This is a special edition of Royal News, a new weekly newsletter from CNN bringing you the inside track on the royal family, what they are up to in public and what’s happening behind palace walls. Sign up here.
London (CNN) – “I just didn’t want to be alive anymore.”
Meghan’s powerfully honest admission in her conversation with Oprah is likely to be as explosive as Princess Diana’s sit-down with the BBC’s Martin Bashir back in 1995 – which helped spark a crisis that took the monarchy years to recover from.
The Duchess of Sussex’s words could potentially be even more seismic than the late Princess of Wales’s because the questions she raises are harder for the palace to answer.
Harry told Oprah: “What I was seeing was history repeating itself, but more, perhaps – or definitely far more dangerous, because then you add race in.”
For Meghan, the feelings of loneliness and isolation that drove her to suicidal thoughts were only compounded when, in her last months of pregnancy, she was told their newborn would not be given a title. Being a prince or princess was of little consequence to couple – except that that withholding a title meant their child wouldn’t have the security that comes with it.
“It’s like, okay, well, he needs to be safe,” Meghan explained. “But if you’re saying the title is what’s going to affect their protection, we haven’t created this monster machine around us in terms of clickbait and tabloid fodder. You’ve allowed that to happen, which means our son needs to be safe.”
How to get help:
Meghan then disclosed that there had been “concerns and conversations about how dark his skin might be when he’s born.” Visibly shocked, Oprah pressed the Duchess, who explained Harry had several conversations with unnamed royals.
“It was really hard to be able to see those as compartmentalized conversations,” Meghan continued. When asked by Oprah if the concern was that “if he were too brown that would be a problem,” Meghan said she wasn’t “able to follow up with why.”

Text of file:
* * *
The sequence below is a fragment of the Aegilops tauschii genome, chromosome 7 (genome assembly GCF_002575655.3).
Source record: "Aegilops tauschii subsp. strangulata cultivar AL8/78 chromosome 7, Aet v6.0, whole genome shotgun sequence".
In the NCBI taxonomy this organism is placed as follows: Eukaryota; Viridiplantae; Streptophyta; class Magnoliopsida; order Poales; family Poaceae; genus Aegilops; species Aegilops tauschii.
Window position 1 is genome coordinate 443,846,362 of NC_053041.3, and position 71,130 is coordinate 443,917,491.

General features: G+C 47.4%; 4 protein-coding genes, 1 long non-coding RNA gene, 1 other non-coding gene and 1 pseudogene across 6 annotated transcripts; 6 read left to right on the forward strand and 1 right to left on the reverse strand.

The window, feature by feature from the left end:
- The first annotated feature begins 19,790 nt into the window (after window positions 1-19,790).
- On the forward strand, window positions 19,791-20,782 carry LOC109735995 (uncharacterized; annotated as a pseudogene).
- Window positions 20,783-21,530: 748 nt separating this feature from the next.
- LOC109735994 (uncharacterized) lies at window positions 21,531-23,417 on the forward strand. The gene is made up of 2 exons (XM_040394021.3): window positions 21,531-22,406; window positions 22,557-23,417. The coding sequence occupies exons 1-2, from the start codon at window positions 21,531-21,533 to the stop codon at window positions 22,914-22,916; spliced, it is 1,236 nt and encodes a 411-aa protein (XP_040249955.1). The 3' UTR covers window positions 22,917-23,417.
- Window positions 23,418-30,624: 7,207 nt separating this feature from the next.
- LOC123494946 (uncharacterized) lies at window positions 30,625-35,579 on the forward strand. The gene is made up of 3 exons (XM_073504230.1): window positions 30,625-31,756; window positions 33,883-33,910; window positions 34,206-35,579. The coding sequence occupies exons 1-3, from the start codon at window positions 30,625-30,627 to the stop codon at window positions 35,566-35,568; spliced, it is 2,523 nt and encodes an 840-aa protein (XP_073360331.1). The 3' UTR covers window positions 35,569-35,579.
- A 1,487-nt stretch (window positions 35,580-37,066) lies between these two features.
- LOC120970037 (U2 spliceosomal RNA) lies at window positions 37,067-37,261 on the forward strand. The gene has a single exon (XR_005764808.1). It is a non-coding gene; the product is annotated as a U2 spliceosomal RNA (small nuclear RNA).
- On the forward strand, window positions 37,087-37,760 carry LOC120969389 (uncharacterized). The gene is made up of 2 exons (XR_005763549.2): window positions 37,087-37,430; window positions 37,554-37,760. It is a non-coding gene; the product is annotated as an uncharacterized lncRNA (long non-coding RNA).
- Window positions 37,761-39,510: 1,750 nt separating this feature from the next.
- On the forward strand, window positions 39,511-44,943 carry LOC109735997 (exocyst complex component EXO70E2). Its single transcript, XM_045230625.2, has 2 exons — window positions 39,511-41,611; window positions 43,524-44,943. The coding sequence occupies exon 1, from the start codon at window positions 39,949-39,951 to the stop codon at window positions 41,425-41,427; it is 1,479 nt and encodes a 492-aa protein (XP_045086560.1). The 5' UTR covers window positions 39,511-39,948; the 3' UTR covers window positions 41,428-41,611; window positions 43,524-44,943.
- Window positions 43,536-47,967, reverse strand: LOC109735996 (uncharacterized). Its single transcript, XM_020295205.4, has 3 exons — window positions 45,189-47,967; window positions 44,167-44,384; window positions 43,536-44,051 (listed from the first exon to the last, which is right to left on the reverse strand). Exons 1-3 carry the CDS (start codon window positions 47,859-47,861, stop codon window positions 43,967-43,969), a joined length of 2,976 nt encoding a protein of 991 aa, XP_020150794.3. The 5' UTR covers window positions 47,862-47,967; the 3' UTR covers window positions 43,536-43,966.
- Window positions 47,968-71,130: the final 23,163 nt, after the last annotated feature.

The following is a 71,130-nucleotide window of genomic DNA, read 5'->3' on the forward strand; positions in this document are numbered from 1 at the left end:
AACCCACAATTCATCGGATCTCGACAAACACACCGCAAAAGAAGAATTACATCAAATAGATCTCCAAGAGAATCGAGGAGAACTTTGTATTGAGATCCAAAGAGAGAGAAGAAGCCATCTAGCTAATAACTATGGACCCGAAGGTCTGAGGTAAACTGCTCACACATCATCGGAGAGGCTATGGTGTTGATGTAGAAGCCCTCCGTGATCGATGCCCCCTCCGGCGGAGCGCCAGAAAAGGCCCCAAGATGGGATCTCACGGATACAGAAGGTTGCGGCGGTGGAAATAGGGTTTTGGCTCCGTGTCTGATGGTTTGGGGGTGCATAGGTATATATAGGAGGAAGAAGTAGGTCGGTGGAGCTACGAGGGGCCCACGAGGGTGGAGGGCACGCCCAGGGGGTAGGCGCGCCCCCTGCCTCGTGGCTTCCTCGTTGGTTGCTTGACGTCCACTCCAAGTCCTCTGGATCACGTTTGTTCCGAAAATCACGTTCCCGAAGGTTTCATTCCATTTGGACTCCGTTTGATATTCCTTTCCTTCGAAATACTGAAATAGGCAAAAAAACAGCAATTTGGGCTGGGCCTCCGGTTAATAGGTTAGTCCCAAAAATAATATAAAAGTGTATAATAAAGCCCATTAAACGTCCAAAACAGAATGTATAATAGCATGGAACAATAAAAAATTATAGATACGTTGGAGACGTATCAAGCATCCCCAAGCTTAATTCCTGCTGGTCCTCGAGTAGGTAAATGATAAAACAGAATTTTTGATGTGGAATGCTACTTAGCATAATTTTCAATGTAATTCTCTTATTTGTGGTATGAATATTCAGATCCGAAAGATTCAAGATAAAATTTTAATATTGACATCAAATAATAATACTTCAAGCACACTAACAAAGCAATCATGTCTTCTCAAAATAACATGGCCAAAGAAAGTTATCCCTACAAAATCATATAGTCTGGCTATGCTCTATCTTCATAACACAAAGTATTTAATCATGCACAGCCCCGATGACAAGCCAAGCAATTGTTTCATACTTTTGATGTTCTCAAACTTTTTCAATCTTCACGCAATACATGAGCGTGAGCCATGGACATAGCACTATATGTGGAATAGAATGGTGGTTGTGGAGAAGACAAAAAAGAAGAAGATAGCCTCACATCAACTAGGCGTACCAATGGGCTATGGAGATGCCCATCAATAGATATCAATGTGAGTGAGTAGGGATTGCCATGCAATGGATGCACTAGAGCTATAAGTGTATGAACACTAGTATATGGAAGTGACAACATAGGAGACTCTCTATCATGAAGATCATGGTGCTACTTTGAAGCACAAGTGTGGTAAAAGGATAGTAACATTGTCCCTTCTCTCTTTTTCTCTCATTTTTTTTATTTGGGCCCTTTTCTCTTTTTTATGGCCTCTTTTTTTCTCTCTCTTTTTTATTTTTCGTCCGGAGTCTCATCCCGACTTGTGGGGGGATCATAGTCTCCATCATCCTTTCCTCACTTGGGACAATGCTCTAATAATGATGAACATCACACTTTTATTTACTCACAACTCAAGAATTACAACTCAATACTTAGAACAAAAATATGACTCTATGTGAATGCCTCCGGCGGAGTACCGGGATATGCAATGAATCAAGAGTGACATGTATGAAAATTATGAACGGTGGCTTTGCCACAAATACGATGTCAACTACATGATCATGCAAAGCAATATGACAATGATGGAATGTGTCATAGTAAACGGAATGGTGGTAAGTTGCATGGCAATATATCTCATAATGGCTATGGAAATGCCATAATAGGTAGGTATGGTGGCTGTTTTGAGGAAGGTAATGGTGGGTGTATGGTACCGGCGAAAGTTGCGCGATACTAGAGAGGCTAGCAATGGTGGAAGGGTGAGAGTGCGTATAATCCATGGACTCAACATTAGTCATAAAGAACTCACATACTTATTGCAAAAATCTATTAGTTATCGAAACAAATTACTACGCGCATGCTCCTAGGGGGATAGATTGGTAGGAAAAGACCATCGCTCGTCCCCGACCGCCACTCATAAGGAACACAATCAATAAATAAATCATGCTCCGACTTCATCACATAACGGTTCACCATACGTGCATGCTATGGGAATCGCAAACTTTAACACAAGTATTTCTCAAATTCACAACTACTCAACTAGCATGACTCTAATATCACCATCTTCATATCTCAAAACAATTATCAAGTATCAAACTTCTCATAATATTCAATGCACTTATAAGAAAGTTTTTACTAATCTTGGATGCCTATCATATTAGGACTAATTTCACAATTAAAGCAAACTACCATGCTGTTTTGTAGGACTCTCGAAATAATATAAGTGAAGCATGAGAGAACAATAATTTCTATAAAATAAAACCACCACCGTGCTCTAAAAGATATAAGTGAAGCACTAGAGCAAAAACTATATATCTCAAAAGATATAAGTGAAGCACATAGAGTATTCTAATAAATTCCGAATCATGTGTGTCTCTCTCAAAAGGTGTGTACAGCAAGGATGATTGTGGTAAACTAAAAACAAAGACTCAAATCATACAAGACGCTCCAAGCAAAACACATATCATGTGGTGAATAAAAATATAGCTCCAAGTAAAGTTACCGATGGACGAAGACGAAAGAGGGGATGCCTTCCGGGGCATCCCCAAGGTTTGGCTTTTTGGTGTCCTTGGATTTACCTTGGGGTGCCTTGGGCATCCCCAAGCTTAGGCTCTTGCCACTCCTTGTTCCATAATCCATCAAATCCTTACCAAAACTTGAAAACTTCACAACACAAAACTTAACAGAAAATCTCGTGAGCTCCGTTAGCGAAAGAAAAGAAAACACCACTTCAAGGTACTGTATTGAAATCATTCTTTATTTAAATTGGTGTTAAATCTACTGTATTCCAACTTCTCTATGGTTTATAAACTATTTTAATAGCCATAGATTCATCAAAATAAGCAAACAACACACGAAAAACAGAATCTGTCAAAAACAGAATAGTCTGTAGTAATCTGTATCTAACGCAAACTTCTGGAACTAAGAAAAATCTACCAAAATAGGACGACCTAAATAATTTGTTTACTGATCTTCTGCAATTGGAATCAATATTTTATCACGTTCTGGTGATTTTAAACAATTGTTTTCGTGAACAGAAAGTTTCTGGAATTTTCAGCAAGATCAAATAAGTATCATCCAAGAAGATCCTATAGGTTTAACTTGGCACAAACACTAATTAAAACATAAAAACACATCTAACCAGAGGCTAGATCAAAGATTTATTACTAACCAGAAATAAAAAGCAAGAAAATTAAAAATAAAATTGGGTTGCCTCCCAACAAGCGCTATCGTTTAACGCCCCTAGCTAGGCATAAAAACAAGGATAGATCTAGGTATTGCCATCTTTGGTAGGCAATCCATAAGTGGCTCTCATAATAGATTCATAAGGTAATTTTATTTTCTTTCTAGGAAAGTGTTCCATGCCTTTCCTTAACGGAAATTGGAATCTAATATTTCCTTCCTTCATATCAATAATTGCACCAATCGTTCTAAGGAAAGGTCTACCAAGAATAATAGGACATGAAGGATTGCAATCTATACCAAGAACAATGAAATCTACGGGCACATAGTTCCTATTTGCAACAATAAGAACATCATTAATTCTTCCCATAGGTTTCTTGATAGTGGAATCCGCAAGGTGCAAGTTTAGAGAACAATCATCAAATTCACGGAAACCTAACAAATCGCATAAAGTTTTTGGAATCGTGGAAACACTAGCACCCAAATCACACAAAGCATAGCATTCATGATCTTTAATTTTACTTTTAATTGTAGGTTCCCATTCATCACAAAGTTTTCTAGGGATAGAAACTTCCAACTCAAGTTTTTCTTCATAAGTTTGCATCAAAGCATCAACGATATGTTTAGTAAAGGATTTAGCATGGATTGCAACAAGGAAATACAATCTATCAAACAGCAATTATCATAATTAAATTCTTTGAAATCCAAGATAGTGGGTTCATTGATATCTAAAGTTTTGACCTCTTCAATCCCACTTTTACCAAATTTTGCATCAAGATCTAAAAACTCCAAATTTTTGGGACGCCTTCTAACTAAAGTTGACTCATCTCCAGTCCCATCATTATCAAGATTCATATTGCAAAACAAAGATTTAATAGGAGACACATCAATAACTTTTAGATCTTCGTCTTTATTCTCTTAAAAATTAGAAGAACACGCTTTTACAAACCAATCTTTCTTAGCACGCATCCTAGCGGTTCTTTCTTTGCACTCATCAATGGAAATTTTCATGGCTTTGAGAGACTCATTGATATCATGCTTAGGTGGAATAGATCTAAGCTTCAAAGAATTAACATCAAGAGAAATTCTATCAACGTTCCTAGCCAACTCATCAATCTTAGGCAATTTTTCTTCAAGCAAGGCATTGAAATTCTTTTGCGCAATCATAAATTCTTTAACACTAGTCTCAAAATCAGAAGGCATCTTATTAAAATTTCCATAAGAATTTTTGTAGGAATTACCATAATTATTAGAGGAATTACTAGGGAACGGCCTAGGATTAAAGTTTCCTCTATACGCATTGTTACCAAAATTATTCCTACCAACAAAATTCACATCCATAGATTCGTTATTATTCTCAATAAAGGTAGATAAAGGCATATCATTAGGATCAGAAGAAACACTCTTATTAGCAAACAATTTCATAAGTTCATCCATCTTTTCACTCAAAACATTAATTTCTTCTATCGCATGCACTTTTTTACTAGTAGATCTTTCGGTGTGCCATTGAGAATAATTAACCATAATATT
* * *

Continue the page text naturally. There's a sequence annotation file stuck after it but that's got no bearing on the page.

“But that – if that’s the assumption you’re making, I think that feels like a pretty safe one, which was really hard to understand,” she added.
Harry refused to elaborate on the specifics of the conversation later during the interview and only added that “at the time, it was awkward. I was a bit shocked.” The Duke did offer that it wasn’t the first time the subject had been raised; in fact, it had been broached “right at the beginning.”
“There were some real obvious signs before we even got married that this was going to be really hard,” Harry added.
CNN has reached out for comment from the palace but had not heard back by the time of publishing. However, any statement will be viewed by many as a response to the charge of institutional racism.
Then there’s the claim the monarchy failed in its duty of care for Meghan when she had “very clear and very scary” thoughts of suicide. Meghan says she tried and failed to appeal to a senior staff member and the palace’s human resources department, but wasn’t offered any support.
“I went to the institution, and I said that I needed to go somewhere to get help. I said that ‘I’ve never felt this way before, and I need to go somewhere.’ And I was told that I couldn’t – that it wouldn’t be good for the institution,” the Duchess revealed.
It was only after they were married that Meghan truly appreciated what she had taken on.
“Not only was I not being protected but that they were willing to lie to protect other members of the family, but they weren’t willing to tell the truth to protect me and my husband,” she said.
Meghan used a story that leaked many months after her wedding as an example. The report claimed Meghan had made Kate, the Duchess of Cambridge, cry during a dress fitting for the flower girls but the Duchess of Sussex said it was actually the other way around.
“The narrative about, you know, making Kate cry, I think was the beginning of a real character assassination,” she said. “And they knew it wasn’t true. And I thought, well, if they’re not going to kill things like that, then what are we going to do?”
Meghan said it was a stressful time and opted not to elaborate further as Kate had apologized and all was forgiven between them but “what was hard to get over was being blamed for something that not only I didn’t do.”
The tete-a-tete with Oprah was billed, in the weeks leading up to it, as a bombshell broadcast and it did not fail to deliver. When compared to Diana’s interview, it will easily go down in history as being as (if not more) disruptive, given the shocking revelations around race and the prevalence of social media today.
For many Black and mixed-race people both in Britain and around the world, Harry’s choice in life partner really held meaning. For some, the fact that a biracial woman was marrying into the royal family was something they never imagined, and it made the family more relevant.